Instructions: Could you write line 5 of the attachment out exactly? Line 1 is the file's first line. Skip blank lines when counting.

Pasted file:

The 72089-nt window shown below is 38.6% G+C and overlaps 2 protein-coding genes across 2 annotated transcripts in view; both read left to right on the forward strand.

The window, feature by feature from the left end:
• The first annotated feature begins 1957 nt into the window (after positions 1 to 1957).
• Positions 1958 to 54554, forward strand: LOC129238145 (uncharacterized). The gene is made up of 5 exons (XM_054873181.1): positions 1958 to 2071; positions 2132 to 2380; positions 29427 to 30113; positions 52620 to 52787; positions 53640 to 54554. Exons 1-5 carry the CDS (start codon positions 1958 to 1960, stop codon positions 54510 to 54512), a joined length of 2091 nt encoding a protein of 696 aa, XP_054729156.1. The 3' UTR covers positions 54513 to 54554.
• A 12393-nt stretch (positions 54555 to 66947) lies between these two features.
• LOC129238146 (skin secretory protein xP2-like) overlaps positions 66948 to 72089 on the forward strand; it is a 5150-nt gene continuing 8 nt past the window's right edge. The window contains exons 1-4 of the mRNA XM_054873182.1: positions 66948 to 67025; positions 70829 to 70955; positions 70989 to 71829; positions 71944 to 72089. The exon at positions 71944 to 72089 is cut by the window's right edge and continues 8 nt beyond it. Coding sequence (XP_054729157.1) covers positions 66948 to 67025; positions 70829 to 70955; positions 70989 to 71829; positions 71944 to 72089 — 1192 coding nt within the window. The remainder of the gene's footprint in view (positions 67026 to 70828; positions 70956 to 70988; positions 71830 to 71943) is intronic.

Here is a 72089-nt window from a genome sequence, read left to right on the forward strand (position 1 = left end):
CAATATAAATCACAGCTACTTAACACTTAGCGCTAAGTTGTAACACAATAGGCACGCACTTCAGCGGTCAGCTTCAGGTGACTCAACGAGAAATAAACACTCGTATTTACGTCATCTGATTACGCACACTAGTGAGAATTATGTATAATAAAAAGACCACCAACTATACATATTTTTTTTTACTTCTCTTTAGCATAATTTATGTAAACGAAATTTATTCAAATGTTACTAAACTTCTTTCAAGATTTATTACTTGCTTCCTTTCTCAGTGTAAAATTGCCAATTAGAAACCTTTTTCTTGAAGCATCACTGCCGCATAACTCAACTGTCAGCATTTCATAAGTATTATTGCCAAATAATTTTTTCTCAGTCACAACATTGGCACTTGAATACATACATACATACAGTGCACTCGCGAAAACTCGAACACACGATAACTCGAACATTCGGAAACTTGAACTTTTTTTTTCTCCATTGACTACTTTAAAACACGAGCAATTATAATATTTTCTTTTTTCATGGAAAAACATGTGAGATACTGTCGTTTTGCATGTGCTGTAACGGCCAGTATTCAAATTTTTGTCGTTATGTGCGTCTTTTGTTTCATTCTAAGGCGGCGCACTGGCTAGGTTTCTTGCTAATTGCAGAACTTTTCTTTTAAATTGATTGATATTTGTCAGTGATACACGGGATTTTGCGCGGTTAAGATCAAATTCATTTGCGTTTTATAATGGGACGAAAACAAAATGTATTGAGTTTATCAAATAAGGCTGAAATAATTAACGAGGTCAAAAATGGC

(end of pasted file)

• A 12393-nt stretch (positions 54555 to 66947) lies between these two features.